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About Compressive Forces on Control Volumes

  1. Jan 12, 2014 #1
    Why is it that forces (for changes in pressure across a fluid) on the control volume are generally considered compressive? Even in the derivation of the Navier-Stokes equation, it is assumed that forces from fluid pressure will be compressive? Why?
     
  2. jcsd
  3. Jan 13, 2014 #2
    Hi Masshakar. Welcome to Physics Forums!!!

    Pressure represents the isotropic part of the overall stress tensor. In the overall stress tensor [itex]\vec{σ}[/itex] for an incompressible fluid, the stress tensor is represented by:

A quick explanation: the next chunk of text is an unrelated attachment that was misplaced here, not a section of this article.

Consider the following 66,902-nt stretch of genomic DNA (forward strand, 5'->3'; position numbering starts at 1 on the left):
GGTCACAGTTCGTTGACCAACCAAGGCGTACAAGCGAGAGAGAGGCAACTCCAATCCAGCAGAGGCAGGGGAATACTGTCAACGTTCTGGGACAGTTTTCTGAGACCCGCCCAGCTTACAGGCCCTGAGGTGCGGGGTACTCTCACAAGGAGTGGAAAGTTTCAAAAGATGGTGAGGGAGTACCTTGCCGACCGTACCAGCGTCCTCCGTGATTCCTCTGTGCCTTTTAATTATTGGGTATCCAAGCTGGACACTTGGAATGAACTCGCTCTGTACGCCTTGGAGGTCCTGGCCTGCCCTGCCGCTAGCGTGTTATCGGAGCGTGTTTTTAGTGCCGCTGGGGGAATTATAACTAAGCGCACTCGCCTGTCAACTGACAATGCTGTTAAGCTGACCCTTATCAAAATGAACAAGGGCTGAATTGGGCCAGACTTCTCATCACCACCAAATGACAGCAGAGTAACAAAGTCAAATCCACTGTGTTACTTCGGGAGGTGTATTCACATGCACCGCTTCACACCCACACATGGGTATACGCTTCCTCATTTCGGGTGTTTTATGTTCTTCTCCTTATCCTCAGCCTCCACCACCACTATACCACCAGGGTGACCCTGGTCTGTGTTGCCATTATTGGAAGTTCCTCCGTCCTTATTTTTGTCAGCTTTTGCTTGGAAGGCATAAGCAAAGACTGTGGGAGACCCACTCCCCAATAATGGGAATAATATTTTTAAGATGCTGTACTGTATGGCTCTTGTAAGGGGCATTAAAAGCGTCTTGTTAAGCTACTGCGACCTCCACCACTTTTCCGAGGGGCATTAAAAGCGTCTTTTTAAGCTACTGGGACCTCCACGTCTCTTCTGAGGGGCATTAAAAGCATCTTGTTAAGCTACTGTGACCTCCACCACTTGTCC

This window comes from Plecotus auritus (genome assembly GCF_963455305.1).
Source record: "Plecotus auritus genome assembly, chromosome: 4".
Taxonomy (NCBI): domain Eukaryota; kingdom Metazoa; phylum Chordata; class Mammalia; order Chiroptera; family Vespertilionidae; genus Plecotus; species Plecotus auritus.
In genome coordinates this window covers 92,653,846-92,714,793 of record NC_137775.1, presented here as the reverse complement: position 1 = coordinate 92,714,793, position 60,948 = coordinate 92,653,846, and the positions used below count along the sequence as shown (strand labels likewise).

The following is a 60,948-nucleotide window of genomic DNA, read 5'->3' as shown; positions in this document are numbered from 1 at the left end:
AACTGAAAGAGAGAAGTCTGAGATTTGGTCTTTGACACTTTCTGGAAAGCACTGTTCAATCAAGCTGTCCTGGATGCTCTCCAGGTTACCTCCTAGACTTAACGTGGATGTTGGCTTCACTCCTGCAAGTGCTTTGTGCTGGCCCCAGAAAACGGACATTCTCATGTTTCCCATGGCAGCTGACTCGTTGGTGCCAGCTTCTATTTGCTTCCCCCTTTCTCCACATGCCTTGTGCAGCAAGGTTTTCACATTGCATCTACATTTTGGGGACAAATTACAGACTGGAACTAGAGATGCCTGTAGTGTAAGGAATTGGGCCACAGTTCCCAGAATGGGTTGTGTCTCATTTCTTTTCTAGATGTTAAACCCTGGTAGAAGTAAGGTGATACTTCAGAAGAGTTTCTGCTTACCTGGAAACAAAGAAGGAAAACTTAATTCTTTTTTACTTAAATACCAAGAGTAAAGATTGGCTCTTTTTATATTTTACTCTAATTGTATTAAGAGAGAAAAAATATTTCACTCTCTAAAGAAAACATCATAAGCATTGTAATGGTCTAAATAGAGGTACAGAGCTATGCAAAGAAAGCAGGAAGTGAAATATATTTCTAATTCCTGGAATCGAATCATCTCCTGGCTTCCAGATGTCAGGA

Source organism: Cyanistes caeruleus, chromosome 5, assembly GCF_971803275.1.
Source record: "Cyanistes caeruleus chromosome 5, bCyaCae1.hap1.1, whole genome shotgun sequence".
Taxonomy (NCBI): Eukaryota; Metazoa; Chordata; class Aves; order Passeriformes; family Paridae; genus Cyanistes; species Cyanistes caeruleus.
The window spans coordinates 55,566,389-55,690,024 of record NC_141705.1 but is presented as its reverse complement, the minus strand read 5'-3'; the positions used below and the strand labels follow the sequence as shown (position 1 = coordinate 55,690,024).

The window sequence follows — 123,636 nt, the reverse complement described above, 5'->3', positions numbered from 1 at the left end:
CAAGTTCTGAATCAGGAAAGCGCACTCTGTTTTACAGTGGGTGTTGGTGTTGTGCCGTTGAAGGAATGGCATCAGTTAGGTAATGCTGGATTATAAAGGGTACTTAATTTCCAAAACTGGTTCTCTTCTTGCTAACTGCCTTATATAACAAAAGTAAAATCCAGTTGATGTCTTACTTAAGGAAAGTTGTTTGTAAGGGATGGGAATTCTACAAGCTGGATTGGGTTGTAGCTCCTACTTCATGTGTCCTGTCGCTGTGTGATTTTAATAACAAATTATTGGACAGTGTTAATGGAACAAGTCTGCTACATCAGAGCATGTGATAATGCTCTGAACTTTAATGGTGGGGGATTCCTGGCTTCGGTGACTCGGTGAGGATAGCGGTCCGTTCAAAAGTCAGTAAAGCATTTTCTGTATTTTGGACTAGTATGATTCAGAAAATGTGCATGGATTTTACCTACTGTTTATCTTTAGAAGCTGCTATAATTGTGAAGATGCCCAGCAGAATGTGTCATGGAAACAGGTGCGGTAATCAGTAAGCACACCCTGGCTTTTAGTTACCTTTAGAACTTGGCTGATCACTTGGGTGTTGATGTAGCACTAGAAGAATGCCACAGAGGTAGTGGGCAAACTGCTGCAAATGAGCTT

[tex]\vec{σ}=-p\vec{I}+\vec{σ_v}[/tex]
    where [itex]\vec{σ_v}[/itex] represents the viscous part of the stress tensor and [itex]\vec{I}[/itex] is the identity tensor. If we use the Cauchy stress relationship to determine the stress on a surface of arbitrary orientation (by dotting the stress tensor with a unit normal), the contribution of the pressure term to the overall traction vector is compressive.

    Chet
     
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